In keeping with its mandate to preserve Saint Lucia’s natural heritage, the Trust has also been able to establish strategic alliances with external organizations, such as International National Trusts Organization (INTO), Flora Fauna International (FFI) and Durrell Wildlife Trust, all of whom provide assistance to the Trust through funding and technical expertise, to allow for the continual development and implementation of the Trust’s conservation work programme. With the support of those agencies, the Trust has been able to implement several species preservation initiatives including the development and implementation of an offshore island monitoring programme which includes the management of endemics such as the Saint Lucia Racer and Saint Lucia Whiptail lizards and the development of a Fer-de-Lance Management Plan for Saint Lucia.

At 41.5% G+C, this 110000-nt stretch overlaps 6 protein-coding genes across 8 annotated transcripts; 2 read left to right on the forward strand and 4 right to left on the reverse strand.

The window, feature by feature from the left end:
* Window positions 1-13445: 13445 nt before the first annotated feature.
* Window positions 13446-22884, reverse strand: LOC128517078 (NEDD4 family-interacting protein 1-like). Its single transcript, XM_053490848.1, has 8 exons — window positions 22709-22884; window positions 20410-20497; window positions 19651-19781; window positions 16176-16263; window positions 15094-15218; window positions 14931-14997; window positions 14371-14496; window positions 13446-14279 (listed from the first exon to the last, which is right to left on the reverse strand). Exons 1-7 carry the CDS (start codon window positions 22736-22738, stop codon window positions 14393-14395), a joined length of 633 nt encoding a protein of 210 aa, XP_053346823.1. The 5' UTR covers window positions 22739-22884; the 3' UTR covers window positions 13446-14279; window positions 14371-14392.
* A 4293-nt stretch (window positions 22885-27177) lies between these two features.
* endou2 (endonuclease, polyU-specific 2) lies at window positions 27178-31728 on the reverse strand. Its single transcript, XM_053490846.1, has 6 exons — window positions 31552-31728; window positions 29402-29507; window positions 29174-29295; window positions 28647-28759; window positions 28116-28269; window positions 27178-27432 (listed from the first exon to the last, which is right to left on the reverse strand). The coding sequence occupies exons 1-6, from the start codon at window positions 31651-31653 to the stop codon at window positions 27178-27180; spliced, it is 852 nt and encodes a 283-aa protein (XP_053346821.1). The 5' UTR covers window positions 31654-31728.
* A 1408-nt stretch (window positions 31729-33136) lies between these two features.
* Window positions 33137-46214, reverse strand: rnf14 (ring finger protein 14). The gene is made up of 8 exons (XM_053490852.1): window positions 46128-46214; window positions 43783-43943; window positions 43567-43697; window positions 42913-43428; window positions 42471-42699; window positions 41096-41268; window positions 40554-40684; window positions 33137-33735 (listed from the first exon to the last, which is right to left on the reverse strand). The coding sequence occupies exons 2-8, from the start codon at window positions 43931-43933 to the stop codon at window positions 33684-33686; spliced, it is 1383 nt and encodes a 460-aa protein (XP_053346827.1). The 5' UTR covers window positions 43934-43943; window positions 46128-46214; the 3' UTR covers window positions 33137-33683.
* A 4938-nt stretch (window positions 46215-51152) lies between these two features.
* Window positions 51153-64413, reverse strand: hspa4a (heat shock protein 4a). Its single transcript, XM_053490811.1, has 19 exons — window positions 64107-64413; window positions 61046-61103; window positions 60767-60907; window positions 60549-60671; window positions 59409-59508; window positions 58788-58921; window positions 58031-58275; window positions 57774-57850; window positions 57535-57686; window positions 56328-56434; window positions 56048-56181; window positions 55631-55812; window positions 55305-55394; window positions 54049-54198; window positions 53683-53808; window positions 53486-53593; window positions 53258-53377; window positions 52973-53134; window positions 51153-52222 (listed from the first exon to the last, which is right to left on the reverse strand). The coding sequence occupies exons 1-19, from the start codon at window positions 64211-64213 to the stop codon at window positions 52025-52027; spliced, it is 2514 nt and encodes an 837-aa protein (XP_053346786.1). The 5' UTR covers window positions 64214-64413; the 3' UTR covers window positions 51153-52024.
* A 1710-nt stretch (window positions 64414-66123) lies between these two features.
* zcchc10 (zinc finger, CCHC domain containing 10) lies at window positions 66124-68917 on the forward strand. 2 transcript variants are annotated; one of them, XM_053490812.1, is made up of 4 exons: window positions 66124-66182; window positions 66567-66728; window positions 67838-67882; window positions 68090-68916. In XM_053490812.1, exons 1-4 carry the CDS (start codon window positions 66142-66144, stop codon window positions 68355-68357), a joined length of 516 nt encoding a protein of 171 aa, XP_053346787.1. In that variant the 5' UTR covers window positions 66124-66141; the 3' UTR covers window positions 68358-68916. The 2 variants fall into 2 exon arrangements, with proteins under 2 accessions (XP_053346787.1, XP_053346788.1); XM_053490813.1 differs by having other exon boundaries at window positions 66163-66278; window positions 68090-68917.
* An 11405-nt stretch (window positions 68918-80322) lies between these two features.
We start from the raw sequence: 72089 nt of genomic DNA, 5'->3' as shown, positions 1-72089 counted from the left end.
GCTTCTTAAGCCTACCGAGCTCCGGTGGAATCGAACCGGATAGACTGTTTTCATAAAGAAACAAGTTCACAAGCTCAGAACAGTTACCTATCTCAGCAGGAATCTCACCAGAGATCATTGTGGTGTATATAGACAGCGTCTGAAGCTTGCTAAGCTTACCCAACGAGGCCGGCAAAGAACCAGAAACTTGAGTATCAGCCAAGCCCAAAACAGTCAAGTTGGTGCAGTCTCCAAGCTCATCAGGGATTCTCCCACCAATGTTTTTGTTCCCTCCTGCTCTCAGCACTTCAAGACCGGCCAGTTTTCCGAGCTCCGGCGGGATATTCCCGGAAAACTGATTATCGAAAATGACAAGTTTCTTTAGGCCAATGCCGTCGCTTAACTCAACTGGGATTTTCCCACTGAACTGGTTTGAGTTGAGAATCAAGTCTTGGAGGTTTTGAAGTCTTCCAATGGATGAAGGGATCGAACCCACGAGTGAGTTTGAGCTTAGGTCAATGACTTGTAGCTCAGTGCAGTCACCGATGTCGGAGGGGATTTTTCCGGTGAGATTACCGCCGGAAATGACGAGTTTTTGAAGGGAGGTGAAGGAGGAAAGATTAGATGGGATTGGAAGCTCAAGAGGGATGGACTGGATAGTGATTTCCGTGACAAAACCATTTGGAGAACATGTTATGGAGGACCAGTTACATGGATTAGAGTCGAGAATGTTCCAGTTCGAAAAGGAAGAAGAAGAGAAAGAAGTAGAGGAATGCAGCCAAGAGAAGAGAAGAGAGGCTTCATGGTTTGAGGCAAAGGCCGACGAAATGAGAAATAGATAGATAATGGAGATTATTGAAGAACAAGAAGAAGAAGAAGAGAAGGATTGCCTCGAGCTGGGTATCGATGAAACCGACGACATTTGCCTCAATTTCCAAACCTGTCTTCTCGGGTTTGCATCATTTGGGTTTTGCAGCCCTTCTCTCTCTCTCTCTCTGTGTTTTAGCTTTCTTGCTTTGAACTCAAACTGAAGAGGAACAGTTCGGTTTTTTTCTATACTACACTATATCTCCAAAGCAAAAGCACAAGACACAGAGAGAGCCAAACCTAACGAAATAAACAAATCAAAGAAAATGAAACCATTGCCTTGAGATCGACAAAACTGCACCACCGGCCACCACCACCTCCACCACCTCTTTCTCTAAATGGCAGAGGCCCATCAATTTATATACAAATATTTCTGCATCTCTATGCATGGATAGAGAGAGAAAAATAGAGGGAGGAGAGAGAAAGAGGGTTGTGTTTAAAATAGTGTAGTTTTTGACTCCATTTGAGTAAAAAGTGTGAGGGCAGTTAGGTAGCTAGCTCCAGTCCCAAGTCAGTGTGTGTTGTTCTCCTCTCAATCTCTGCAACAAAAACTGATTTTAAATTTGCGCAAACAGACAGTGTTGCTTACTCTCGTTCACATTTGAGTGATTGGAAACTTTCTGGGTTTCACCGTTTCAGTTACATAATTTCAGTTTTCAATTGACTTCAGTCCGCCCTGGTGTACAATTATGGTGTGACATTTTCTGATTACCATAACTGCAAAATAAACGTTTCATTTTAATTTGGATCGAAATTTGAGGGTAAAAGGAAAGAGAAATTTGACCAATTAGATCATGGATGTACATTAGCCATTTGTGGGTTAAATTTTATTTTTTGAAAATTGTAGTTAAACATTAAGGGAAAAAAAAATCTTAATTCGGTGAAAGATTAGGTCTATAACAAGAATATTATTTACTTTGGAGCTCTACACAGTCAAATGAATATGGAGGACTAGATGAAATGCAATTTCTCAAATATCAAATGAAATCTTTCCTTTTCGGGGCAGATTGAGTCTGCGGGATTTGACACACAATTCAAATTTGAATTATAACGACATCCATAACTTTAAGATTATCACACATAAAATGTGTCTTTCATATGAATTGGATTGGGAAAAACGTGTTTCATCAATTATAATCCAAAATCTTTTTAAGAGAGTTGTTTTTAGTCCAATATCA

The Trust has also been at the forefront of implementing regional and international projects, such as the Eastern Caribbean Marine Managed Areas Network (ECMMAN) project that established the Pointe Sable Environmental Protected Area (PSEPA) and more recently the Caribbean Biodiversity Fund’s Ecosystem Based Adaption (EbA) project, several BIOPAMA projects and two Karayib Klima projects, all focused on strengthening Saint Lucia‘s climate change resilience.
Over these last four decades the Trust continued to maintain a strong partnership with its mother organization, the A&H, in ensuring the protection of archeological and historic sites around Saint Lucia, most notably this year the archaeological site at Cas-en-bas.
In addition to the A &H, the Trust has and continues to partner with other national organizations who focus on the conservation, protection, preservation and promotion of Saint Lucia’s rich and unique natural and cultural heritage. These include the Soufriere Regional Development Foundation, the Cultural Development Foundation (CDF), the Folk Research Centre (FRC), Departments of Forestry, Fisheries, Infrastructure and Sustainable Development.